The Humble Libertarian

Building a small army to take over the world and... leave everybody alone.

Monday, April 2, 2012

Corporate Taxes Trickle Down

Yes, there is really no such thing as a corporate tax and all corporate taxes are indirect consumer taxes that are economically destructive.
Yesterday the United States achieved the distinction of having the highest corporate tax rate of any country in the world. Given the shaky state of our economy, it’s not a distinction worth celebrating. We got here because politicians have exploited voters’ false belief that corporations pay taxes. Yes, corporations hand over tax money to Uncle Sam, but the money ultimately comes out of your pocket. There are only three ways a corporation can come up with the money it needs to pay a corporate tax: It can raise the price of its product; it can pay its workers less; or it can pay the tax out of its profits. In the first case, you and I pay the tax; in the second case, the corporations’ workers pay the tax. In the last case, the stockholders pay the tax — and before you start equating “stockholders” with corporate fat cats, remember that over half of Americans own stock. In each example, ordinary people like you and me shoulder the burden. And this isn’t just a harmless transfer of money from one group to another. When corporations pass the tax on to consumers in the form of higher prices, consumers buy less of the stuff the corporations make and so the corporations cut back on hiring. Jobs disappear. When corporations pass the tax on to workers in the form of lower wages, people earn less money. When people earn less money, they cut back on their spending, which means that they buy less stuff from corporations and, again, corporations cut back on hiring. Jobs disappear. When corporations pass the tax on to stockholders in the form of lower dividends and capital gains, people see their retirement portfolios stagnate and so they cut back on their spending in an attempt to bolster their retirement savings. More importantly, budding young entrepreneurs lose some of the incentive to take on the risk and headache of starting new businesses and nurturing new ideas. Again, jobs disappear.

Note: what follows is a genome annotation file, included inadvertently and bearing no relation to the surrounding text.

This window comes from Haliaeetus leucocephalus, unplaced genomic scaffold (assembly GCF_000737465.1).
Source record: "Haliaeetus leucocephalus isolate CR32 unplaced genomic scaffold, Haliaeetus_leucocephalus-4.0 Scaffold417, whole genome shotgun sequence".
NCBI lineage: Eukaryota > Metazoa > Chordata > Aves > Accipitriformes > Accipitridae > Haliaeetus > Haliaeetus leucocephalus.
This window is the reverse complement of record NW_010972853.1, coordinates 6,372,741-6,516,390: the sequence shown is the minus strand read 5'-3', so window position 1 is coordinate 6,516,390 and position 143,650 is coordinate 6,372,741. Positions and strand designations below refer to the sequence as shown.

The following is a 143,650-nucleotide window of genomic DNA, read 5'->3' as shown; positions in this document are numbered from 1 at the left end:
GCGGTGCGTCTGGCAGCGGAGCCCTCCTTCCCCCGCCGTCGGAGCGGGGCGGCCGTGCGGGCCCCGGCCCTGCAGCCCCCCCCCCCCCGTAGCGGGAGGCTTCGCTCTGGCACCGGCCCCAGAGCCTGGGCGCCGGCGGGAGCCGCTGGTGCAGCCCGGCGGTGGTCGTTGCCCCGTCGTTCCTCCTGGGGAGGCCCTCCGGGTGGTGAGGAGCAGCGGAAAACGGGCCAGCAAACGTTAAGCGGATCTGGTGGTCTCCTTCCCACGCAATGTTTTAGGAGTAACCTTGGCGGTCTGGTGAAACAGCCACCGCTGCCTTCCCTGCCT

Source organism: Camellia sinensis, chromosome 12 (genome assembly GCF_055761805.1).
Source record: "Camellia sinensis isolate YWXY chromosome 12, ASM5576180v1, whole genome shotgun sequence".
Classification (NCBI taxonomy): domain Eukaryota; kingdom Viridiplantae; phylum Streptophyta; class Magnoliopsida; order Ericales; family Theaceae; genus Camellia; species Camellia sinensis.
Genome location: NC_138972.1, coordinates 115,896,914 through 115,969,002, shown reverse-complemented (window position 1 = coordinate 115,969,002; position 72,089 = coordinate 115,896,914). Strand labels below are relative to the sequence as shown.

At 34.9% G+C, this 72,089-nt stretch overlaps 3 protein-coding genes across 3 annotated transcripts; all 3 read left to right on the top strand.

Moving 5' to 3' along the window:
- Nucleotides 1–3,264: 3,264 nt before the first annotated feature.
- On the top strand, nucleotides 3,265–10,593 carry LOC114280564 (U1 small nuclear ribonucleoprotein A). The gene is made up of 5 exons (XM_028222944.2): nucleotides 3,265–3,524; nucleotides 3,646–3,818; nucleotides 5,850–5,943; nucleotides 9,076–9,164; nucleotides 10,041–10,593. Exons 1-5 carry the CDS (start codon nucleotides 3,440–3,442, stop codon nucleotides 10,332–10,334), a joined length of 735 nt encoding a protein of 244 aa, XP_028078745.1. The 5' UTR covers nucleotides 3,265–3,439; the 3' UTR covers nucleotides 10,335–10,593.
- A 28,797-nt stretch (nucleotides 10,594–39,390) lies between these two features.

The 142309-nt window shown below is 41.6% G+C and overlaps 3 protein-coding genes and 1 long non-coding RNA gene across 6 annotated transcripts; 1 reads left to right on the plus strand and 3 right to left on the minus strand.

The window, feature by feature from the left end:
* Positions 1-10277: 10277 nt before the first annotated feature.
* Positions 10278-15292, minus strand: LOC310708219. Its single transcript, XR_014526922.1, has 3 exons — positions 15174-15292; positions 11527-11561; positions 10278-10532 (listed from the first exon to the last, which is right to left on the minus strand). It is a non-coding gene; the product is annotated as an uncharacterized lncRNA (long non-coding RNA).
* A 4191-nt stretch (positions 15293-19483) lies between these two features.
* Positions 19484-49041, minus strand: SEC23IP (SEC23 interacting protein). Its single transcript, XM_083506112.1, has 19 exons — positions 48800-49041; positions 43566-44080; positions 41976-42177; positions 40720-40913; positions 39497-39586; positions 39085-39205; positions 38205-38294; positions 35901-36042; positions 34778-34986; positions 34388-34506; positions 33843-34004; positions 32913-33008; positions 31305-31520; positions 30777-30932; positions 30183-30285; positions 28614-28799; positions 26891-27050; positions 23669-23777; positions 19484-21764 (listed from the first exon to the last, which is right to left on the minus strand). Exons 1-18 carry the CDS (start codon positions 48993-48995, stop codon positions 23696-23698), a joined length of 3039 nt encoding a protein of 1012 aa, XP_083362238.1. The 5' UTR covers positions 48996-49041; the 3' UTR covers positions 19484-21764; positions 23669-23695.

Read the rest here
Bastiat Institute